The Nathaniel K. Fenollosa Fund

Fund Helps Children Dealing with Trauma and Loss

The Fenollosa Family.

When Nat and Amy Fenollosa moved their family to the Connecticut Shoreline in 2010, they began to look for ways to support their community, continuing a history of philanthropic endeavors they had begun while living in Boston.

But in 2011, Nat was diagnosed with brain cancer, and Amy needed to find support for their two sons, who were 5 and 7 at the time. What she found was a void in resources and programs for young children dealing with a seriously ill parent.

"I was looking for a community where they could learn that they weren't unique in going through this experience," Amy said. She drove them to a program in Fairfield County for a time, but as Nat's cancer progressed, that weekly trip became more difficult.

"After he died, we knew we wanted to do something in his memory. I had it in the back of my mind all along that this was something that was really important and missing from our community, and was really needed."

Amy founded the Nathaniel K. Fenollosa Fund at The Community Foundation in order to receive the outpouring of memorial contributions that came from both the local community and across the country after Nat's death in early 2014.

She immediately went to work creating a legacy that would, in turn, benefit children and families affected by cancer and other serious illnesses. The first step was the Kids Ride for Kids, a memorial event and fundraiser held in May 2014 at Hammonasset Beach State Park in Madison.

"Nat was very interested in cycling and wanted to set up something for children to ride their bikes for charity," she explained. "When we were planning his memorial service, we didn't think it was really appropriate for all the kids to attend, but we wanted them to have a chance to remember Nat in a positive way."

After that, Amy started to work on the organization that would become Kids HUGS (Hope, Understanding, Growth, and Support), meeting with a child psychiatrist, a child psychologist, and a child life specialist. By the end of the summer, they had a plan in place to provide resources and support for kids along the Shoreline who are coping with issues related to having a seriously ill parent.

"It really is the 'Hope' component that I would like other kids to feel," she said. "There is an opportunity for them to learn and grow and see the positive things in life during a difficult time, and understand that they're surrounded by a community of people who may be going through this and that there are lots of people who can support them and love them and care for them."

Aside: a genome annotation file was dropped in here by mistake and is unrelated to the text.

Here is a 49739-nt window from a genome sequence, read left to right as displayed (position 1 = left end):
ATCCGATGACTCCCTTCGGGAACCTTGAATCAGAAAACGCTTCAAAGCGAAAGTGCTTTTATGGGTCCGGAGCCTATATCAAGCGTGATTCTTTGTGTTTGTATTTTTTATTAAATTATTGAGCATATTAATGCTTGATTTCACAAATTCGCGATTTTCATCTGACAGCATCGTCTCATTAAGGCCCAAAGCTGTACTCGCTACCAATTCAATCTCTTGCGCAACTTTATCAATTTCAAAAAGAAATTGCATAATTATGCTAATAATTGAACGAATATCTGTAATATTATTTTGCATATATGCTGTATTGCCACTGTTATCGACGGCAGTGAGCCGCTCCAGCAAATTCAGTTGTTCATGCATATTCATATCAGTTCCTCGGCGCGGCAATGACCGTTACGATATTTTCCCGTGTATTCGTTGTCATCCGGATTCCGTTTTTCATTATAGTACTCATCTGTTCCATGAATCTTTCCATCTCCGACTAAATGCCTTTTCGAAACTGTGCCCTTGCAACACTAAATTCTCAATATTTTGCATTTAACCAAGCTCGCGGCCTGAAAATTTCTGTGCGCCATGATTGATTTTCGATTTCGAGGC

Through the peer support program, children are given a chance to recognize the emotions about their parent's illness – and express them – in a nurturing environment. The meetings usually involve some type of creative activity or art project, in honor of Nat's artistic talent and love of art. Partnering with the Women & Family Life Center in Guilford, Kids HUGS will hold Winter/Spring Session meetings twice a month through May.

"We've had phenomenal community volunteers come forward. People are incredible and I am so grateful to them for sharing themselves and giving their expertise, their time, and their experience," Amy said, noting that volunteers are always welcome to assist with the Kids HUGS programs.

Opening the Nathaniel K. Fenollosa Fund at The Community Foundation has taken a certain amount of weight off Amy's shoulders. Donations made through the Kids HUGS website go directly to the Fund.

"The Community Foundation is a good place to help take care of the money; I feel really good about having [the Fund] there," she said. And The Foundation's mission of creating positive and sustainable change is aligned with the purpose of Kids HUGS. "I believe the influence we will have on the children who participate in the program will give them life-long coping skills and help them be better contributing members of society. Regardless of what happens in their family situation, these are skills that will help them in any circumstance."

Creating a donor advised fund at The Community Foundation was also important to Amy, so she could decide where to grant funds as the need arises, be it Kids HUGS or another organization providing support for kids in related areas. But she isn't ready to look that far ahead yet; she wants to focus first on what's most important – the present.

"When someone you love has a life-threatening illness, your priorities change. The program is a great way to honor Nat and maintain a legacy and help other people because that's what he was always committed to," Amy said. "I've really been able to focus on what's important and do the things that are most meaningful to me. It helps me to feel better, knowing that I'm working toward something positive. To see it really come to fruition now is great."

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Nathaniel K. Fenollosa Fund